What gets flushed away may help cities brace for an uptick in COVID-19 cases, the Verge reports.
New Haven, Connecticut, and Carmel, Indiana, have been taking samples from their sewage systems to send off for analysis for traces of SARS-CoV-2, it adds. New Haven's samples are taken to Yale University for viral analysis, which the researchers say have been able to detect an upswing in SARS-CoV-2 viral loads about a week ahead of an increase in patient cases. "So it could be an early warning," Yale's Jordan Peccia tells it.
Carmel is similarly sending samples to a biotech company called Biobot for analysis, though city officials tell the Verge the turnaround has been slow and they may switch to a more local group. The company notes at the Verge the delay was due to it initially being a free service.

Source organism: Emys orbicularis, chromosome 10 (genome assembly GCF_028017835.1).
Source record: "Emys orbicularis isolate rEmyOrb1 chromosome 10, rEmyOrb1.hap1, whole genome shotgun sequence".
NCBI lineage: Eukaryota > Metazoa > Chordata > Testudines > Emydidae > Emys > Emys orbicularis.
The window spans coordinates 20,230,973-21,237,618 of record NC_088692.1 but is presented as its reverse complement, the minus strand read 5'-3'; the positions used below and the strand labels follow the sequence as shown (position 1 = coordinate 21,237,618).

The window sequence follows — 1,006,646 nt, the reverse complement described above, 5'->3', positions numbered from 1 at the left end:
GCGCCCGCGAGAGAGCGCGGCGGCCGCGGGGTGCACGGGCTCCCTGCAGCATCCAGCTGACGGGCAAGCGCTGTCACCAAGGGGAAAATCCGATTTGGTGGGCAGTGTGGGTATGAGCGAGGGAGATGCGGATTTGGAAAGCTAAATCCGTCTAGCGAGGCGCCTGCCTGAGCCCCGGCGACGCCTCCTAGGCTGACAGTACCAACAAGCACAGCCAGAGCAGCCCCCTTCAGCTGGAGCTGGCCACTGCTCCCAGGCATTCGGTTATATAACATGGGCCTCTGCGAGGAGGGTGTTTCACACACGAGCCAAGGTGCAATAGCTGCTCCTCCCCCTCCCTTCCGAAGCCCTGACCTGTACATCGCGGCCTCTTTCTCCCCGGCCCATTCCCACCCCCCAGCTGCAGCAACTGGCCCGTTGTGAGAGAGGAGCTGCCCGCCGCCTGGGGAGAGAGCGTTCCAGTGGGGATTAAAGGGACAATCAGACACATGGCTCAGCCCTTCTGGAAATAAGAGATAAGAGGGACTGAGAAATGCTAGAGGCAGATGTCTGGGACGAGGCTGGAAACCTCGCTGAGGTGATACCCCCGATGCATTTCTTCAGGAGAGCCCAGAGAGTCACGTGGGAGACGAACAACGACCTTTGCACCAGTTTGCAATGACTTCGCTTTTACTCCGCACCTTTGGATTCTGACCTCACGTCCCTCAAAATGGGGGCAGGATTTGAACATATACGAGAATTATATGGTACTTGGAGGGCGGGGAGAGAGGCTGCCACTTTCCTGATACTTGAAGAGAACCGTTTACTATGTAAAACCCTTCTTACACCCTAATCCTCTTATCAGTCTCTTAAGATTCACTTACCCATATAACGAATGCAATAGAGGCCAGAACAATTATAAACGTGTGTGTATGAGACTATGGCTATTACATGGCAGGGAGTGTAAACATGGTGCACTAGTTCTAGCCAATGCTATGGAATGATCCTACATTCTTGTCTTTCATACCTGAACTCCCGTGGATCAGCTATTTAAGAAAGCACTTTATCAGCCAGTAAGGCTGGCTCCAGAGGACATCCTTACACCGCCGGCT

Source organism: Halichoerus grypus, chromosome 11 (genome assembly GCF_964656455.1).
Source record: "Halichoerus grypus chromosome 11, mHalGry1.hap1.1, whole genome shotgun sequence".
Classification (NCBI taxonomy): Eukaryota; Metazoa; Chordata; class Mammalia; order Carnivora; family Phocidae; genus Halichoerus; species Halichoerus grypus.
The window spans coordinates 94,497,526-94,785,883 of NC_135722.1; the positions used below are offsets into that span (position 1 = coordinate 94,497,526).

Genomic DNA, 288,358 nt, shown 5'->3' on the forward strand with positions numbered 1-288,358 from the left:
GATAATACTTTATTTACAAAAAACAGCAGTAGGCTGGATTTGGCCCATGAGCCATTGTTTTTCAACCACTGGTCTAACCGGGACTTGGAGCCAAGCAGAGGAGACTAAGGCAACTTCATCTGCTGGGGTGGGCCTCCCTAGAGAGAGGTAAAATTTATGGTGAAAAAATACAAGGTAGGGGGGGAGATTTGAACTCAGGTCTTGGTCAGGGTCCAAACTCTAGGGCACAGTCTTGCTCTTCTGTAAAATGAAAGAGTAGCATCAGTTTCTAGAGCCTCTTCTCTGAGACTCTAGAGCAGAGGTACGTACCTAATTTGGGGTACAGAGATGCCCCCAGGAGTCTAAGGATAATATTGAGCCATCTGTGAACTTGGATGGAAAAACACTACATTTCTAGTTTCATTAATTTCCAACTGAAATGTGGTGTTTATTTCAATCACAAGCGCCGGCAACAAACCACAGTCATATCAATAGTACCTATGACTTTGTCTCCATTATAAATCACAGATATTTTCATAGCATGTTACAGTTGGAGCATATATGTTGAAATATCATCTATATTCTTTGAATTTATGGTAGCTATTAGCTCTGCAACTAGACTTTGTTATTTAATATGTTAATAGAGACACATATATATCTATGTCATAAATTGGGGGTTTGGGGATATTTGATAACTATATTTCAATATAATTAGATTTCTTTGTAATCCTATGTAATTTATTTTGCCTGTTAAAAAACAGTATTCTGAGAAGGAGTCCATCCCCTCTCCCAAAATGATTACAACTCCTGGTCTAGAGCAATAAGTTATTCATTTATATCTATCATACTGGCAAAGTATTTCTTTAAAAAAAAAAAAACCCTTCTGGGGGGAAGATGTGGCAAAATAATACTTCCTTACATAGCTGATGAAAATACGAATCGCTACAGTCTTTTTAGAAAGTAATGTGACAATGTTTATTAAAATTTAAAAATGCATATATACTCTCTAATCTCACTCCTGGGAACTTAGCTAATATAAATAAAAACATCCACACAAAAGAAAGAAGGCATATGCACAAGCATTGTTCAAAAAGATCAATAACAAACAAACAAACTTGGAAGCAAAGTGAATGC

The Carmel mayor, Jim Brainard, says he hopes to publicly report those numbers, it adds. Additionally, he wants to be able to focus the analysis on particular buildings. "Then if we saw a spike in that building, we could get everybody in that building a test within a couple days, find out who's spreading it, get the quarantine started, and do the contact tracing," he tells the Verge.